moldboard plow


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Synonyms for moldboard plow

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In addition, the moldboard plow resulted in a residue cover of about 15% when residue was retained and 5% when residue was removed prior to tillage in the autumn.
Until about 1940, most cropland was tilled with a moldboard plow after grain harvest (an exportation of biomass).
The moldboard plow was identified as the primary cause of tillage erosion, but all tillage implements will contribute to this problem (Govers et al.
For example, soil erosion on highly erodible land under moldboard plow tillage was 50 times that of no-till (Lindwall et al.
The treatments including Minimum Tillage (MT), Conventional Cultivator (CC) and Moldboard Plow (MP) were laid out in a randomized complete block design.
had a moldboard plow or heavy disk oiled up and ready to go.
Tillage treatments in the study were moldboard plow + two passes of disk harrow (MDD) as conventional tillage method; moldboard plow + one pass of rotavator (MR), chisel plow + one pass of rotavator (CR) and two passes of disk harrow (DD) as reduced tillage methods; one pass of rotavator (R) and one pass of tine cultivator (C) as minimum tillage methods, and no-tillage (NT) as direct drilling method.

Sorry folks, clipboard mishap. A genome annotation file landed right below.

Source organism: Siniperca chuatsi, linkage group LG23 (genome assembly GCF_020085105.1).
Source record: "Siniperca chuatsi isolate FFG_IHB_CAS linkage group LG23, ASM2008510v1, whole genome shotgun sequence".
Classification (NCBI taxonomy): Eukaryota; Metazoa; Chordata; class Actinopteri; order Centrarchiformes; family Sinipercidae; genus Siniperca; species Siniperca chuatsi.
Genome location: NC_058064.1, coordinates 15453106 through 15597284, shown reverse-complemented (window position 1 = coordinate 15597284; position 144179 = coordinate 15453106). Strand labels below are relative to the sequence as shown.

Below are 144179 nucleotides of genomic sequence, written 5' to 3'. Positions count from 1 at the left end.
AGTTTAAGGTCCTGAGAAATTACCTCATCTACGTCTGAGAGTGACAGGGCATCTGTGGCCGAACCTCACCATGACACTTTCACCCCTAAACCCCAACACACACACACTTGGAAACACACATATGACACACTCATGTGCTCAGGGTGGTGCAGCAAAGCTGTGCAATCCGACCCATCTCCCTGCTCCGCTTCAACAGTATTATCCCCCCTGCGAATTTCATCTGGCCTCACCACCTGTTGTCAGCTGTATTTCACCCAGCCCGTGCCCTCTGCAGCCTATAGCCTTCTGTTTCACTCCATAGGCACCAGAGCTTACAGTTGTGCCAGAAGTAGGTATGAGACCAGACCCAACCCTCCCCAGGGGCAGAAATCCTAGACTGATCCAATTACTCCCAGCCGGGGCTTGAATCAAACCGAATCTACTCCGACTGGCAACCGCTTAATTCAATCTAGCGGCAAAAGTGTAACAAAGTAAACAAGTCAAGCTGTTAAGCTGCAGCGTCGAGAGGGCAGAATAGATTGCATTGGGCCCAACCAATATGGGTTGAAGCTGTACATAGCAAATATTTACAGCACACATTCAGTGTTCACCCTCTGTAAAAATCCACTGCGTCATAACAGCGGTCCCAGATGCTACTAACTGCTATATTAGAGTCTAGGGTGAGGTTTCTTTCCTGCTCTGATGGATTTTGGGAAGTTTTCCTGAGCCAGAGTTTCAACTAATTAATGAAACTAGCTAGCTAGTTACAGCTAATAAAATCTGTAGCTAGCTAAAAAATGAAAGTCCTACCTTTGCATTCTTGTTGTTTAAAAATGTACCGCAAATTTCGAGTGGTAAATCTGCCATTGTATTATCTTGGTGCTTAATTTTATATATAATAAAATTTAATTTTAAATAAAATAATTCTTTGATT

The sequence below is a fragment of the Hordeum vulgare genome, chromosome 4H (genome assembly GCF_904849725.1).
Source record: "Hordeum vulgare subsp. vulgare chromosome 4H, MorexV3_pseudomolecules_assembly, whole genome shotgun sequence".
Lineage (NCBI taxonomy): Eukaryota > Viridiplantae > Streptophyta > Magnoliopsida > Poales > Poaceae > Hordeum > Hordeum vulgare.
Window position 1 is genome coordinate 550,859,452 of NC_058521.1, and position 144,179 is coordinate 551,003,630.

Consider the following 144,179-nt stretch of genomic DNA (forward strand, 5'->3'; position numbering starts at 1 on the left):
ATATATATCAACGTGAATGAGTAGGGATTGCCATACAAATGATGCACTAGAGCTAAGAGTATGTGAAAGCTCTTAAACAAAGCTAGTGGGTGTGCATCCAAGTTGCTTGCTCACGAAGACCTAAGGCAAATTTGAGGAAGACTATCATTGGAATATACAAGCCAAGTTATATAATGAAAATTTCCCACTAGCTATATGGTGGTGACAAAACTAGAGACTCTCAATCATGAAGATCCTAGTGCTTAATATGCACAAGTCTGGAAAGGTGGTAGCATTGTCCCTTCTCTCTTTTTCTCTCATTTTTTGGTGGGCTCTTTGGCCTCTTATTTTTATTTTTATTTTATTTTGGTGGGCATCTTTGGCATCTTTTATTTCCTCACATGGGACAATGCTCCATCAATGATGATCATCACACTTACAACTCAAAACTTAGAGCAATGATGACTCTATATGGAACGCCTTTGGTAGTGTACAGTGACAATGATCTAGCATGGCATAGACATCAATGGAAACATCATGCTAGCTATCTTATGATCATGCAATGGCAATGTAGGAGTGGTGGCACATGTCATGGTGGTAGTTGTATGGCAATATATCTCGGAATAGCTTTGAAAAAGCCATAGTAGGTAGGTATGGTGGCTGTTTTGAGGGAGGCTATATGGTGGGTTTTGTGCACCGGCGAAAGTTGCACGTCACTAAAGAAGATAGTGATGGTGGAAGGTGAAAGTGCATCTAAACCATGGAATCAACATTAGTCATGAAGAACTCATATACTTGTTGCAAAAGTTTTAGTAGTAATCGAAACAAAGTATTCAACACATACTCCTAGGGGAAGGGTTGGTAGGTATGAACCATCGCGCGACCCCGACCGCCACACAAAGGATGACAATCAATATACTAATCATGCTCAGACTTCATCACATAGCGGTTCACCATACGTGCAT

Johnson rotated corn and soybeans on one set of plots that were fertilized and tilled every year with a chisel or moldboard plow. She is comparing that to a 4-year rotation with less-disruptive tillage, with and without adding fertilizer.
The moldboard plow is an important primary tillage tool used by farmers (Figure 13-1).
His three-bottom moldboard plow is a "roll-over" model, which eliminates "dead furrows" and reduces soil erosion.
In one of the great putdowns of the 19th century, he dismissed the third president's ample intellect with faint praise for his invention of the moldboard plow: When, in 1829, Jefferson was invoked to promote state constitutional reform, Randolph declared, "Sir, if there be any point in which the authority of Mr.
He has posted one of himself with the rusty moldboard plow that features prominently in this story of a narrator also named Federman who spent World War II on a French farm (remember: it is always folly to assume author and narrator are the same person--in Federman's works, they have frequently been shown not to be.
First published in 1946 in response to Edward Faulkner's Plowman's Folly advocating the use of "subsurface tillage" in farming, this work defends the place of the moldboard plow in the context of conservation farming.
On the other hand, a number of studies have reported that corn yields were similar with reduced tillage systems or traditional moldboard plow tillage (Al-Darby and Lowery, 1986; Mehdi et al., 1999; Beyaert et al., 2002).